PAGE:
If a revised budget is adopted, Wake County teachers could see a small increase in their supplemental pay.
On Monday, County Commission members asked that County Manager Jim Hartmann work with Wake Schools Superintendent Jim Merrill to “identify alternatives and strategies … to increase the locally funded teacher supplement,” said Board Chair Phil Matthews, reading from a prepared statement.
Commissioner Paul Coble added that these long- and short-term strategies should not include a tax increase.
The amount of the increase wasn’t determined. Wake currently has the second-highest local supplement at $6,200. Matthews said he wants to raise the supplement so that Wake has the highest in the state. The Chapel Hill-Carrboro school system holds the top spot at $6,400.
The state sets a base pay for all teachers in the state and counties can add a supplement to boost teacher pay.
These options will be presented at the county’s budget work session June 9.
Hartmann’s first budget as Wake County manager is also the first to surpass the $1 billion mark at $1.06 billion, an 8 percent increase from the current budget. The budget includes a 4.4-cent tax increase to fund school renovations and new facility construction. Voters approved the increase in October.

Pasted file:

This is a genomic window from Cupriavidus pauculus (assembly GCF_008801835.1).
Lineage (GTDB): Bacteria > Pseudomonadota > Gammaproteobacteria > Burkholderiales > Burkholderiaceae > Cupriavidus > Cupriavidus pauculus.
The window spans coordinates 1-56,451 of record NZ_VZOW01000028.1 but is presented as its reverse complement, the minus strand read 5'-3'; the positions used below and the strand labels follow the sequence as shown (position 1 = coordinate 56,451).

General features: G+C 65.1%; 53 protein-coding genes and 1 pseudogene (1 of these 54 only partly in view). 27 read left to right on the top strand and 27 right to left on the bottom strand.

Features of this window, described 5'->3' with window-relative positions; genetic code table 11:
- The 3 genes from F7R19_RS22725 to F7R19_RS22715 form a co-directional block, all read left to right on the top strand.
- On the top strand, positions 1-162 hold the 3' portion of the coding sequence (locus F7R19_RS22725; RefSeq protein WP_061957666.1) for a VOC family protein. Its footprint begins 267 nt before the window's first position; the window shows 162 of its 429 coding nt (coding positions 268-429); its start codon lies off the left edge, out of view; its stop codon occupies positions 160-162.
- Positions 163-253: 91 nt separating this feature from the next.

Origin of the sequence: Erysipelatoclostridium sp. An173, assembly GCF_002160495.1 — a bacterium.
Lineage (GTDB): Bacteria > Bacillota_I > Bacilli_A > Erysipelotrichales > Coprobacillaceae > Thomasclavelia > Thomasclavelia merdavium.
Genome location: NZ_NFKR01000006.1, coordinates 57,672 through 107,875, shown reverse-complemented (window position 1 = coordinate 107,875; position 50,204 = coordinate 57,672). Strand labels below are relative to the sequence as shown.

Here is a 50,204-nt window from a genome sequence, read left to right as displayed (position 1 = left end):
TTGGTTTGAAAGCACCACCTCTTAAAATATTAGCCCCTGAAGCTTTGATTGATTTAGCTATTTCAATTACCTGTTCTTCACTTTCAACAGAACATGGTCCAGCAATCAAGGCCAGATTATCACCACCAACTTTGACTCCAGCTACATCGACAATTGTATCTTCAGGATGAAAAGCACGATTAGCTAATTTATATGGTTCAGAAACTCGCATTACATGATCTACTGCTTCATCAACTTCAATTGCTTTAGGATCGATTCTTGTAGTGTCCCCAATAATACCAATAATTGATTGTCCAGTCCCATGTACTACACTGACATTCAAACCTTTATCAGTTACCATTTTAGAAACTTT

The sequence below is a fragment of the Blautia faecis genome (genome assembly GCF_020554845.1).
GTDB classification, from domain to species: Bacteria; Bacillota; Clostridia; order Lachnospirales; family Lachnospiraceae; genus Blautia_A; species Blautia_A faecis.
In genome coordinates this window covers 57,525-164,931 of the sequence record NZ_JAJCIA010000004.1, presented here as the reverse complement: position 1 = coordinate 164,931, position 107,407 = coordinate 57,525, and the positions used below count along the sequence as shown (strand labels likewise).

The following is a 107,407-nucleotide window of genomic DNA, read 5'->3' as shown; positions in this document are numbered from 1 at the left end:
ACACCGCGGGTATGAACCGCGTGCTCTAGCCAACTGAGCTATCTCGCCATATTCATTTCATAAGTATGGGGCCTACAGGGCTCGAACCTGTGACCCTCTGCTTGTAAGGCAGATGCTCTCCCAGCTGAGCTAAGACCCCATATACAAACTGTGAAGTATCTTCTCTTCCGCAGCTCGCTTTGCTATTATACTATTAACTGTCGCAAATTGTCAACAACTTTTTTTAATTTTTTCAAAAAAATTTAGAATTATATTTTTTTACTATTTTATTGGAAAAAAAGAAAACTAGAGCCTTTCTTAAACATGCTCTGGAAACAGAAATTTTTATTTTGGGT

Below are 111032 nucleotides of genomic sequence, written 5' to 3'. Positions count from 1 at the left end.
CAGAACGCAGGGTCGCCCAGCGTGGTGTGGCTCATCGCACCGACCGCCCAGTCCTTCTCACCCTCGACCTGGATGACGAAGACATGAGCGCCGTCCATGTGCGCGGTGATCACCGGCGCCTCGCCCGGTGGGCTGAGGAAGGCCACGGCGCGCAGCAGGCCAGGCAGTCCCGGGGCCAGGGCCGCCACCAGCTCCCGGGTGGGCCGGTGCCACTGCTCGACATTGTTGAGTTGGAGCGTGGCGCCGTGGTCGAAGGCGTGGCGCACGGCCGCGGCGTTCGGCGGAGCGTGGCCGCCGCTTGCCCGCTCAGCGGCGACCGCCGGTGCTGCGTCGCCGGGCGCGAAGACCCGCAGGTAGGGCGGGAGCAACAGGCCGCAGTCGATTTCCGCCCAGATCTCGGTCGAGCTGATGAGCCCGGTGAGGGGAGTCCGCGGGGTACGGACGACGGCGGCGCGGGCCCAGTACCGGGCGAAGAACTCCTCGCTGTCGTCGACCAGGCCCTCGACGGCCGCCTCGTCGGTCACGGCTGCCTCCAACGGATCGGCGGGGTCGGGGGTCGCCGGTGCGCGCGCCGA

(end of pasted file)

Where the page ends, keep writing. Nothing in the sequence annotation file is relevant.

Hartmann allocated an additional 3 percent, or $10.2 million, to fund education initiatives laid out in the budget proposed by Wake Schools Superintendent Jim Merrill. The increase is a far cry from the $39 million that Merrill requested, which included a raise to the teacher supplemental pay.
Despite rallies and impassioned pleases from teachers and supporters, Hartmann’s budget did not include the funding needed for a 3.5 percent across-the-board raise.
Hartmann previously said county officials wanted to wait and see what decision the state makes before implementing any sort of pay increase.
Teachers across the state have not seen a significant increase in their salaries since before the recession. The state Senate’s proposed budget includes raises for teachers, but only if they give up their tenure rights.
On Saturday, a few hundred teachers attended a job fair hosted by Houston Public Schools after it advertised a $46,800 starting salary, which is higher than most experienced teachers make in North Carolina.
“This should be a big wake up call for all of us,” said WakeUp Wake County’s Karen Rindge.